This week, following renewed oil price weakness, markets reached bear market status worldwide, with the MSCI All Country World Index breaching the 20 percent decline threshold from a high set last May.
If you wonder what that means, this is actually the part of the cycle whenever your adviser hides under their desk, and also you, upon reading your account statements, assume what is known in airline lingo as the crash position.
The alternative, of course, which many people choose, would be to not read statements at all – it probably isn’t as irresponsible because it seems, given that there is not much you can do, irrespective of what you may want to think.
Or is there?
Overall, I believe Canadian investors are facing the mother of perfect storms. On the one hand, we have fees for asset management that are one of the highest in the world, which combined with a large closet-indexing fraternity in mutual funds and investors traditionally responsible for a high “home-bias” (the tendency to take a position one’s portfolio mostly in domestic securities) are detrimental to investment success.
Lessons from the biggest ETF display on EarthHow funds can combat stock market volatility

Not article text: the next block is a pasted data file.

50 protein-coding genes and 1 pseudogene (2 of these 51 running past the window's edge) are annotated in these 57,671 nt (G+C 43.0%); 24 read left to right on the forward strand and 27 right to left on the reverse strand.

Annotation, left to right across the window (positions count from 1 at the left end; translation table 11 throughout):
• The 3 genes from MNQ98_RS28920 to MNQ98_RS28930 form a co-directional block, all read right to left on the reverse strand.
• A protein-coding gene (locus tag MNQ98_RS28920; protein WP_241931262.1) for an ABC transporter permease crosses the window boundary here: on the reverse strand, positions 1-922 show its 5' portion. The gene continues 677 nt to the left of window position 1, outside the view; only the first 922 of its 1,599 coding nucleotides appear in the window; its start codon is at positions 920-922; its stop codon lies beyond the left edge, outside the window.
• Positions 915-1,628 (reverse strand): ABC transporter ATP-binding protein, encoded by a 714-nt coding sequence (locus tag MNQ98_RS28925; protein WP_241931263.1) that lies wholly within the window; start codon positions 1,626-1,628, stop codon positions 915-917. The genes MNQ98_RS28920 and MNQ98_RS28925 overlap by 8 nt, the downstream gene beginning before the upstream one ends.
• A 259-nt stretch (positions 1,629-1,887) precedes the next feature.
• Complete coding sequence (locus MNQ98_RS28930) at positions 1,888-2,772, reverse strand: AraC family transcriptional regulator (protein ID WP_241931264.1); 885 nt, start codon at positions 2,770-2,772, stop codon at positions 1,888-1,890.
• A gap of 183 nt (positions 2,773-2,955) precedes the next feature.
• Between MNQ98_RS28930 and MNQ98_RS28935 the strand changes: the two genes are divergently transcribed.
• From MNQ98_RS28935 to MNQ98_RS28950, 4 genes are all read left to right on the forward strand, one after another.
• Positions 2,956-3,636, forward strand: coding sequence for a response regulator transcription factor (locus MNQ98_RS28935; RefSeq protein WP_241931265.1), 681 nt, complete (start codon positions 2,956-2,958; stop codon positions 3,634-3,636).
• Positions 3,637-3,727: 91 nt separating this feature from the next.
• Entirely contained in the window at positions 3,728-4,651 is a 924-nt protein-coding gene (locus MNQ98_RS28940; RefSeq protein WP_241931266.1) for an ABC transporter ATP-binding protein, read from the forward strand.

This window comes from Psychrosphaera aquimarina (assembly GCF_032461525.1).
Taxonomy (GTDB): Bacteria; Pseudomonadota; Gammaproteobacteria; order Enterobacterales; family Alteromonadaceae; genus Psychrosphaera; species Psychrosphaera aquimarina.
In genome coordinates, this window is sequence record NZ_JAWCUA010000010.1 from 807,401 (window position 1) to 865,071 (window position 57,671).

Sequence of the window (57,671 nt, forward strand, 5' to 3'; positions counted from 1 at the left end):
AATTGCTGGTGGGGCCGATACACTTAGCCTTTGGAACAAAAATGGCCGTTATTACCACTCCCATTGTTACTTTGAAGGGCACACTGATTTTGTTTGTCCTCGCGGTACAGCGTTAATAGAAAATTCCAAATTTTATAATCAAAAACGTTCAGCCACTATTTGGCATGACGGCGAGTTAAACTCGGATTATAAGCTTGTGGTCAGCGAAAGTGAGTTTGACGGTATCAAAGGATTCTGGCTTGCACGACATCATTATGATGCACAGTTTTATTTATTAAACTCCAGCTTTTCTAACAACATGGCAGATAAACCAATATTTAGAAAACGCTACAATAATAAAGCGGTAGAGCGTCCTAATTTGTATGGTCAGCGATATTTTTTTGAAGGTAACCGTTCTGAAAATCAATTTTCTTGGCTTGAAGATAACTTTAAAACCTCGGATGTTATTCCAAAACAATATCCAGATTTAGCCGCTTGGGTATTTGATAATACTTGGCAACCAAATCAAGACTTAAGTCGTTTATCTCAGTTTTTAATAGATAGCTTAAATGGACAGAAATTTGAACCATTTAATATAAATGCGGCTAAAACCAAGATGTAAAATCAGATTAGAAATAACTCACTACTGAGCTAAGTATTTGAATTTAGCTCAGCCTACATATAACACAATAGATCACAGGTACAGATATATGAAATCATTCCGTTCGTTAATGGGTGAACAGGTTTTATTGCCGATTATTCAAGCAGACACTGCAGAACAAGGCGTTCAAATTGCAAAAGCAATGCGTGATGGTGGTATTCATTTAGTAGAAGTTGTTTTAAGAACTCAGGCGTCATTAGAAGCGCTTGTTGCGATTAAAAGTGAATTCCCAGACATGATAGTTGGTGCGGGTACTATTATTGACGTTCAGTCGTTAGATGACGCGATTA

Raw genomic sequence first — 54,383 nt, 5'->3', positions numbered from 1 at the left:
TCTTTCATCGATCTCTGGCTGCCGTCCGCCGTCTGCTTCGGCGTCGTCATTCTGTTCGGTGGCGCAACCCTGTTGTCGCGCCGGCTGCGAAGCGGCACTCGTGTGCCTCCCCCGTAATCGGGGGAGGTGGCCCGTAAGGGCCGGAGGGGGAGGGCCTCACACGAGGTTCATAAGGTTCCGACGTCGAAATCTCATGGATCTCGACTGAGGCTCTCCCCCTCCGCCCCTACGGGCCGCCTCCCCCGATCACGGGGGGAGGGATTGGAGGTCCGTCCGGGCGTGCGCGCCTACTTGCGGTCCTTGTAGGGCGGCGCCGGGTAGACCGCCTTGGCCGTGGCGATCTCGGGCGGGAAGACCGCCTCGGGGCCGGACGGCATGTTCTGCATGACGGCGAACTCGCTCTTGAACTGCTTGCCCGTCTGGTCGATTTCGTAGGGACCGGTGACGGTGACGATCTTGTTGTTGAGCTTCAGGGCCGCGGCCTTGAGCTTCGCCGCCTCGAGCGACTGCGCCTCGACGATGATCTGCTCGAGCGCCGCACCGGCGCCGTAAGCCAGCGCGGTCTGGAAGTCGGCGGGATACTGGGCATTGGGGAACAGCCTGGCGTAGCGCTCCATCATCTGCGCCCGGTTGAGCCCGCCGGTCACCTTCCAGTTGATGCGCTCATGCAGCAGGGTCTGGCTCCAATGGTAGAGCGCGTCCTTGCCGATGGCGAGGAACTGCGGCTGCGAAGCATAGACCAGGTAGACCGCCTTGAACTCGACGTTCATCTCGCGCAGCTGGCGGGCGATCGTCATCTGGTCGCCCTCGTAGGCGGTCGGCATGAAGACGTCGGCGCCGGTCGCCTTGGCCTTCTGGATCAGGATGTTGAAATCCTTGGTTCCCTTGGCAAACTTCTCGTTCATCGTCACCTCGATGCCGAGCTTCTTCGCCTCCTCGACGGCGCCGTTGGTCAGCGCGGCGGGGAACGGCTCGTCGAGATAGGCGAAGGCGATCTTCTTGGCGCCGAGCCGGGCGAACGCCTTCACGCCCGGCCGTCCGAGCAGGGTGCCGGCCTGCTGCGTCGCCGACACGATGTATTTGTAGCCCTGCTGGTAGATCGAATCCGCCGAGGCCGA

On another, we have record amounts of indebtedness, high property valuations (even though they are correcting in oil-shocked Alberta), along with a poor report card on the savings rate front.
Unless some of these challenges are resolved, including significant reforms to market structure, the risk is that a great many people will discover ourselves significantly less rich than we thought – compounding the pain sensation of the unfolding bear market.
In the interim, ETFs can help.
While the performance of ETFs will be negatively affected by the indiscriminate bear, there are also ways they can provide pockets of relative outperformance even in times during the distress.
Below you’ll look for a listing of ETFs that fare well when markets behave badly. No real surprise, these are mostly of the “Bear” persuasion – meaning they are designed to make money when their underlying exposure loses ground.
Here are a few suggests remember when considering “Inverse” and “Bear+” ETFs:
? They are ETFs designed to produce positive returns his or her underlying exposure loses ground. If you feel oil prices heading down – a Bear+ ETF on Oil (HOD) offers the ability to take part in that “trade.”
? Inverse are 1X leveraged; “Bear+” 2X leveraged. 2X leveraged are reset on a daily basis, which has significant implication for holding periods beyond a day. Commodity ETFs entail additional considerations, for example contango/backwardation, which can significantly impact returns outcomes.
?Inverse volatility (HVI) loses ground when volatile conditions return
?Bear+ on Gold and Silver lose ground because the metals rebound using their own significant bear markets. This is due to their traditional safe-haven appeal, sitting on providing diversification from market declines in equities.
? These ETFs are generally best used for short term trading, as well as their use aligns best with investors with and the higher chances tolerance and more of the trading orientation
Yves Rebetez is managing director of ETFinsight.